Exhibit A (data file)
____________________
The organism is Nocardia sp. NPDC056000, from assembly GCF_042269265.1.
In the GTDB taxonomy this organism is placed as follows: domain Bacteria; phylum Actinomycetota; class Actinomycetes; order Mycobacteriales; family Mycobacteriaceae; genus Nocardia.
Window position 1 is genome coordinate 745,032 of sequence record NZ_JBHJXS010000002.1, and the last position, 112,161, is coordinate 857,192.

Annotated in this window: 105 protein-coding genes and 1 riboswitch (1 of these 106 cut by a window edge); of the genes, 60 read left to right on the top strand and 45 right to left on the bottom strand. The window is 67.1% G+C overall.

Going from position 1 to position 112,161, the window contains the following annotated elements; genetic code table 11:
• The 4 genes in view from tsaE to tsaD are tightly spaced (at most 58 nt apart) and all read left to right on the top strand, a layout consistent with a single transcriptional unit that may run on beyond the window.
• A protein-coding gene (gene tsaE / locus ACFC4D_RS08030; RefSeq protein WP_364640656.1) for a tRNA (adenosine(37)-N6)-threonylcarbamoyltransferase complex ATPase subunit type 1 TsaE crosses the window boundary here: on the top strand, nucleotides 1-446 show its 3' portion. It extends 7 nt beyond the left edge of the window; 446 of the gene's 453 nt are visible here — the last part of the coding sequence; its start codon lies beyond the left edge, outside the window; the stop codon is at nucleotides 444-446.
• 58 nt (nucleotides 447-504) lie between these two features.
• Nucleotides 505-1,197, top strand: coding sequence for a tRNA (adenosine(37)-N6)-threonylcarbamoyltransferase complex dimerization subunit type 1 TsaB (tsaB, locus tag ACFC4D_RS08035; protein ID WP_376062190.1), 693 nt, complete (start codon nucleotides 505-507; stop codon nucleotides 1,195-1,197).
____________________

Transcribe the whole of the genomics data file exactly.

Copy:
The organism is Nocardia sp. NPDC056000, from assembly GCF_042269265.1.
In the GTDB taxonomy this organism is placed as follows: domain Bacteria; phylum Actinomycetota; class Actinomycetes; order Mycobacteriales; family Mycobacteriaceae; genus Nocardia.
Window position 1 is genome coordinate 745,032 of sequence record NZ_JBHJXS010000002.1, and the last position, 112,161, is coordinate 857,192.

Annotated in this window: 105 protein-coding genes and 1 riboswitch (1 of these 106 cut by a window edge); of the genes, 60 read left to right on the top strand and 45 right to left on the bottom strand. The window is 67.1% G+C overall.

Going from position 1 to position 112,161, the window contains the following annotated elements; genetic code table 11:
• The 4 genes in view from tsaE to tsaD are tightly spaced (at most 58 nt apart) and all read left to right on the top strand, a layout consistent with a single transcriptional unit that may run on beyond the window.
• A protein-coding gene (gene tsaE / locus ACFC4D_RS08030; RefSeq protein WP_364640656.1) for a tRNA (adenosine(37)-N6)-threonylcarbamoyltransferase complex ATPase subunit type 1 TsaE crosses the window boundary here: on the top strand, nucleotides 1-446 show its 3' portion. It extends 7 nt beyond the left edge of the window; 446 of the gene's 453 nt are visible here — the last part of the coding sequence; its start codon lies beyond the left edge, outside the window; the stop codon is at nucleotides 444-446.
• 58 nt (nucleotides 447-504) lie between these two features.
• Nucleotides 505-1,197, top strand: coding sequence for a tRNA (adenosine(37)-N6)-threonylcarbamoyltransferase complex dimerization subunit type 1 TsaB (tsaB, locus tag ACFC4D_RS08035; protein ID WP_376062190.1), 693 nt, complete (start codon nucleotides 505-507; stop codon nucleotides 1,195-1,197).